Saturday, May 23, 2009

Let's talk about... Student of the Week.

In the fifth grade I had a teacher named Mrs. Alexander. I can remember my teachers names all way back till about fourth grade by this point and I'm not sure how far back other people can remember but considering I'm about 21 and I don't blank back a good... ten years now, I'd say I'm doing pretty good.

But I was talking about Mrs. Alexander.

I'm talking about her because like most primary school teachers, she had an activity that was meant to boost her pupils' self esteem by choosing one amongst them to become student of the week.

Ah, student of the week. It was a hell of a title because it implied that whoever was chosen was the most special of them in the entire class room, nay the school, NAY THE WORLD! Could you imagine how special that student would be? It wouldn't matter how inferior you may have viewed yourself in the mirror or how other students would treat you on the playground or at lunch or during group time. That shit was unimportant! Being student of the week transcended that trivial grade school nonsense that would make other kids feel bad about themselves. It was magnificent!

A young Ramon Villalobos would hide his anticipation for weeks and then months until it was his turn to take his rightful place in front of the Recess lines. He would daydream while other students got to keep a journal of the dirty stuffed mascot (Bernie) that the student of the week would take in his or her charge about the far more magnificent journal entries he would transcribe.

There would be no mind-numbingly mundane adventures of a family trip to grandma's house or an afternoon at the park watching siblings play baseball in the the inconsequential town little leagues. That was kid stuff! A young Ramon Villalobos thought tirelessly about the things he saw on TV and transpose himself into the blatant Blair Witch Project rip off specials about aliens and come up with a fantastical adventure that would blow the entire fifth grade class away. It would come time for them to write special compliments about him and draw pictures for him and the other students would pontificate about how cool he was, how funny he was, and of course, how good of a friend he was. Sure, when it was time to write compliments for his classmates, there was always a feeling of awkwardness as he always got the sneaking suspicion that the other kids in class didn't like him or trust him. He would scribble something and try to relate his compliment to the story they had shared in front of class. He'd write, "That sounded fun. You're[sic] story was good. You are a good student of the week. I hope you have a good week last week." Like the unintelligible little liar the public school system had brought him up to be and hope whoever was on the receiving end of the compliment didn't notice his insincerity too much. That they didn't realize that the story sounded boring, that it was awful, that he or she was in fact a HORRIBLE student of the week, and that he could give a crap what kind of week they had. He'd squirm as they would receive a bound book of compliments that following Monday of class and it was time to choose a new student of the week.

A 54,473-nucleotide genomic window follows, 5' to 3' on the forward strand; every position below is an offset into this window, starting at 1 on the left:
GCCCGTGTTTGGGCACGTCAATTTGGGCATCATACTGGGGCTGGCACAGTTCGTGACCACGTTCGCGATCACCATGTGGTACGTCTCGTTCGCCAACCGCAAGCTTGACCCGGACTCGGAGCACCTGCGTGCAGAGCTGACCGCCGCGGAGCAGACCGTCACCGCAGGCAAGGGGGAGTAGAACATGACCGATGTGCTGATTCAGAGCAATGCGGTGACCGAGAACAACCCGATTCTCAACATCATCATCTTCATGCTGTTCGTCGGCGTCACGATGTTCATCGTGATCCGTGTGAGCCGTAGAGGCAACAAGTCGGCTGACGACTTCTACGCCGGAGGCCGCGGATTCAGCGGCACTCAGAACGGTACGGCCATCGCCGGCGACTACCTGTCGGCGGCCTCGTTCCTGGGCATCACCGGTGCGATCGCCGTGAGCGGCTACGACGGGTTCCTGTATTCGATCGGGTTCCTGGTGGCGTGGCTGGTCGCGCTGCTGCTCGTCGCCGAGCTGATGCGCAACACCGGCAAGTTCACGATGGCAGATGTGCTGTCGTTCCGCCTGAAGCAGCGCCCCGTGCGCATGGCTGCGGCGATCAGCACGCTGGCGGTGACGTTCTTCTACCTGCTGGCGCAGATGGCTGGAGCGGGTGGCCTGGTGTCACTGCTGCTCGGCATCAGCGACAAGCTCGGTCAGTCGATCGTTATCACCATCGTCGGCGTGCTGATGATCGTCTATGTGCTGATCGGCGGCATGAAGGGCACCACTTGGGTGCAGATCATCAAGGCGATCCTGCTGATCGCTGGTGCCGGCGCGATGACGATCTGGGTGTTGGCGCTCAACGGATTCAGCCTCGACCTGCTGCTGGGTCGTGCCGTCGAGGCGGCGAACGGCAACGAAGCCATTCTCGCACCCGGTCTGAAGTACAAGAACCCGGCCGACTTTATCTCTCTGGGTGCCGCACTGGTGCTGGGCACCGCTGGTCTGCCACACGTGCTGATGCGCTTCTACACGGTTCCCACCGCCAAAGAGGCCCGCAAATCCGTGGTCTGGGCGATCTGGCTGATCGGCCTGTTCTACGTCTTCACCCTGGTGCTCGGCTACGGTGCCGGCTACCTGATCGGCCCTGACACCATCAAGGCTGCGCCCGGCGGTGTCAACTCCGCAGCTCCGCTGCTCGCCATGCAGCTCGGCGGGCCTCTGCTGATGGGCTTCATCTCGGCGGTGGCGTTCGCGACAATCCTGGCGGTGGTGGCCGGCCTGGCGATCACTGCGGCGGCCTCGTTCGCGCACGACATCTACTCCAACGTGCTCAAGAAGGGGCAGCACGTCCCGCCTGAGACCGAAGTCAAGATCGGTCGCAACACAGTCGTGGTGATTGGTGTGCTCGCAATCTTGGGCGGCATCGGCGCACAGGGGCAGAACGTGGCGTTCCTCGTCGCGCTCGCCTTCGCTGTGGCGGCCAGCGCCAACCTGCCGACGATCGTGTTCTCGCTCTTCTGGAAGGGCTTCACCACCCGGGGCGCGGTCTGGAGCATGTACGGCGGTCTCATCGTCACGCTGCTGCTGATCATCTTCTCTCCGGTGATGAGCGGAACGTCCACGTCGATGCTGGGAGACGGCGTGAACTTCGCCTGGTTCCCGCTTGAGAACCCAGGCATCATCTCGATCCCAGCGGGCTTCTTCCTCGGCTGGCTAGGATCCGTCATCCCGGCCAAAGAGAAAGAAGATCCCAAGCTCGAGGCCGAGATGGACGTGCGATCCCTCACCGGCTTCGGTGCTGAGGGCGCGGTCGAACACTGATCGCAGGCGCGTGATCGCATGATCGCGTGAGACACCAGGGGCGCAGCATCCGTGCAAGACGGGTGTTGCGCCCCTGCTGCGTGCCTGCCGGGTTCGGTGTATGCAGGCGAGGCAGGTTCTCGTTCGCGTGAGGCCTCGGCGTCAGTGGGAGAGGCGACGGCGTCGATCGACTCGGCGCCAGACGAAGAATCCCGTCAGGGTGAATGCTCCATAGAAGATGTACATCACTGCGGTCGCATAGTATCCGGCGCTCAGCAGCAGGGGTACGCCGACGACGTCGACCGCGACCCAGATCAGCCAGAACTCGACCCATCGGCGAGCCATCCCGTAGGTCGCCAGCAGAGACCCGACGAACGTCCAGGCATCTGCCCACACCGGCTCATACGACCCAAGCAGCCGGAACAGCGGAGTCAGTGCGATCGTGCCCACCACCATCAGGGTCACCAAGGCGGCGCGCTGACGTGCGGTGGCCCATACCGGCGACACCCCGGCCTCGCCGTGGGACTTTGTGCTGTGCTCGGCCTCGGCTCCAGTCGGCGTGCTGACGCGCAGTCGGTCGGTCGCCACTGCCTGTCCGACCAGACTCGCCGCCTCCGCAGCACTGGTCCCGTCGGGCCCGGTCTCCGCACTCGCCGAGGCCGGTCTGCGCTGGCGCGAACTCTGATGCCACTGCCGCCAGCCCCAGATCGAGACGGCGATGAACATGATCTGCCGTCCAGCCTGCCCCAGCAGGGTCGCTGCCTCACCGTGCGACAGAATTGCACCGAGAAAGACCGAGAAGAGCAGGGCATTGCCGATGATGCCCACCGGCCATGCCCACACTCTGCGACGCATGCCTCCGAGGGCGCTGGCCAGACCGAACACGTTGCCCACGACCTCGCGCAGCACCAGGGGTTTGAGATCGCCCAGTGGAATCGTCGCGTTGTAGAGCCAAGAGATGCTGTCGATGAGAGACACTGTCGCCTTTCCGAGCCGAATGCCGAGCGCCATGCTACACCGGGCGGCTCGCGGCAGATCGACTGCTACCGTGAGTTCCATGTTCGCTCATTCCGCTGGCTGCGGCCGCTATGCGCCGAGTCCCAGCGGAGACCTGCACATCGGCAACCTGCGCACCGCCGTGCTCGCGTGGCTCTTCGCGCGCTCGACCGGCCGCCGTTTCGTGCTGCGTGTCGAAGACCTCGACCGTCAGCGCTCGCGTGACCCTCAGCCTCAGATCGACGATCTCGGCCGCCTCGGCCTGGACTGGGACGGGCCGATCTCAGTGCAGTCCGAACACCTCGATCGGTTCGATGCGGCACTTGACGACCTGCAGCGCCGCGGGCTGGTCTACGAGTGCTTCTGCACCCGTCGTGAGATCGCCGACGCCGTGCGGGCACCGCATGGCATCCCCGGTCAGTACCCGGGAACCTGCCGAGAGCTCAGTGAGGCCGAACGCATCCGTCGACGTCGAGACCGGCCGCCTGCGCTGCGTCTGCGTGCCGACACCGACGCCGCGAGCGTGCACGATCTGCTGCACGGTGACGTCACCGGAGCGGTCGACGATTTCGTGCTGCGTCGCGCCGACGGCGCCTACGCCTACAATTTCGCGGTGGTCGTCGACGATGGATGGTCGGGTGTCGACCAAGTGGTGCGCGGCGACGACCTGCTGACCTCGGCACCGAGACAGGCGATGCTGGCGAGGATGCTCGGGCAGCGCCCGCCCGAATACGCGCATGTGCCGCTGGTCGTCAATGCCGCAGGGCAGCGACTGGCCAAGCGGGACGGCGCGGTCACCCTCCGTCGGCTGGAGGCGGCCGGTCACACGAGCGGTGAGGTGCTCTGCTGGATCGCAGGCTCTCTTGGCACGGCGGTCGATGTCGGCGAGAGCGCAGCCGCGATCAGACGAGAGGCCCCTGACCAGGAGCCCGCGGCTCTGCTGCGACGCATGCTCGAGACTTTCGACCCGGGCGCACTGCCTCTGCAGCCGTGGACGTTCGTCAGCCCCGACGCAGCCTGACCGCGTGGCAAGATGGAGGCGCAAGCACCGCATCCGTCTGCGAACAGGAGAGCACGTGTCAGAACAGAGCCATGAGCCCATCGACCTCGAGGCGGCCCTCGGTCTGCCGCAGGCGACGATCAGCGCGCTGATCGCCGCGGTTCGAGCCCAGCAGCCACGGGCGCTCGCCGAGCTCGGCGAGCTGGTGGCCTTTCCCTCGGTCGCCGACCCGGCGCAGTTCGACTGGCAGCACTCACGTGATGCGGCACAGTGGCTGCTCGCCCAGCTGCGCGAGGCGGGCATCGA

How Mrs. Alexander appointed a student of the week always seemed to mystify me. It was seemingly random but such an important decision could not have been handled with such indifference. She would have been toying with fate to choose a name out of the hat. No, there was a method of her madness that always evaded me. Until, of course, I was chosen. At that point I understood that with two months left of school, she had ran out of truly special students and was scraping at the bottom of the barrel before she could end the charade and rack her brain for other ways to fill an elementary school week that could keep the students busy while she sat in a corner wondering why she had a doctorate in Mathematics. I remember finally being chosen after my equally uninteresting friends and even after Anthony, one of the bigger class misfits. My only saving grace was that I was not chosen after Heather, easily the biggest reject in the fifth grade. No, two months away from the cut off point was good enough for me.

Unfortunately, the stuffed animal adventure was not in the cards for me and I had to hope my own natural charisma would shine through in my less than exciting retelling of my week spent with Bernie. To this day, I forget exactly what happened with me and that damned sack of disease ridden cotton but I do know that whatever it was that happen, I didn't sell it to the best of my abilities. I was dead on my feet, floundering as a sea of fifth graders stared at me bored, heads tipping back and I tried to pass the time allotted for student of the week.

And I did.

The real tragedy of my tenure as student of the week was still to come though. I knew that I should expect my book of compliments to be filled with thoughtless gestures, obligatory kudos that came with being the student of the week but I didn't earn through being a legitimately interesting person. But that's not really what happened. Yes there were a few dollar store sentiments (the same I scribbled out on a weekly basis) in the stack of recycled line paper, but to my surprise a number of students commented about what a great artist I was. How fantastic I could draw. How they wished they had my talent.

But I didn't buy it.

I probably never will.

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